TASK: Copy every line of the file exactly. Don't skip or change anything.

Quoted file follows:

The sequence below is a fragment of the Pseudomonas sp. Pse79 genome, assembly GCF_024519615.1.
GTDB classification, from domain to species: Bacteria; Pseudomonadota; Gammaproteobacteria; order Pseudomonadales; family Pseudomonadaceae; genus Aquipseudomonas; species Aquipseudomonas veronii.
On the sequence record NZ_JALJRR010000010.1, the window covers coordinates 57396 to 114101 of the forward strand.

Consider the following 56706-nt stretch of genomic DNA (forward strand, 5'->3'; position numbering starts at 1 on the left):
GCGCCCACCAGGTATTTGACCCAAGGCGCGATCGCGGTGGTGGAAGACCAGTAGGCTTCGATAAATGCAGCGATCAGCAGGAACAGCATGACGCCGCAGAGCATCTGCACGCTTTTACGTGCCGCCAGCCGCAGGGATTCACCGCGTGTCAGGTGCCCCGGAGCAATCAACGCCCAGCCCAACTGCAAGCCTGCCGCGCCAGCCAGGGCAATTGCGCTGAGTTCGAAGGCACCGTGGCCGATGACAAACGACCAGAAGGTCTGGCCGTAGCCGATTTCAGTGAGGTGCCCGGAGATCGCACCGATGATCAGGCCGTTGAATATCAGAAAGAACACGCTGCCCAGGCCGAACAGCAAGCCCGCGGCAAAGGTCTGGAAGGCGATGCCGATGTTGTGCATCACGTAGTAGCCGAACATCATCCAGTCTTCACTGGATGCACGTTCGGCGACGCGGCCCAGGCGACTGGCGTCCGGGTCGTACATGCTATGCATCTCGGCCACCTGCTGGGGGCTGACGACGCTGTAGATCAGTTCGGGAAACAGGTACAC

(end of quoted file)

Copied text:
The sequence below is a fragment of the Pseudomonas sp. Pse79 genome, assembly GCF_024519615.1.
GTDB classification, from domain to species: Bacteria; Pseudomonadota; Gammaproteobacteria; order Pseudomonadales; family Pseudomonadaceae; genus Aquipseudomonas; species Aquipseudomonas veronii.
On the sequence record NZ_JALJRR010000010.1, the window covers coordinates 57396 to 114101 of the forward strand.

Consider the following 56706-nt stretch of genomic DNA (forward strand, 5'->3'; position numbering starts at 1 on the left):
GCGCCCACCAGGTATTTGACCCAAGGCGCGATCGCGGTGGTGGAAGACCAGTAGGCTTCGATAAATGCAGCGATCAGCAGGAACAGCATGACGCCGCAGAGCATCTGCACGCTTTTACGTGCCGCCAGCCGCAGGGATTCACCGCGTGTCAGGTGCCCCGGAGCAATCAACGCCCAGCCCAACTGCAAGCCTGCCGCGCCAGCCAGGGCAATTGCGCTGAGTTCGAAGGCACCGTGGCCGATGACAAACGACCAGAAGGTCTGGCCGTAGCCGATTTCAGTGAGGTGCCCGGAGATCGCACCGATGATCAGGCCGTTGAATATCAGAAAGAACACGCTGCCCAGGCCGAACAGCAAGCCCGCGGCAAAGGTCTGGAAGGCGATGCCGATGTTGTGCATCACGTAGTAGCCGAACATCATCCAGTCTTCACTGGATGCACGTTCGGCGACGCGGCCCAGGCGACTGGCGTCCGGGTCGTACATGCTATGCATCTCGGCCACCTGCTGGGGGCTGACGACGCTGTAGATCAGTTCGGGAAACAGGTACAC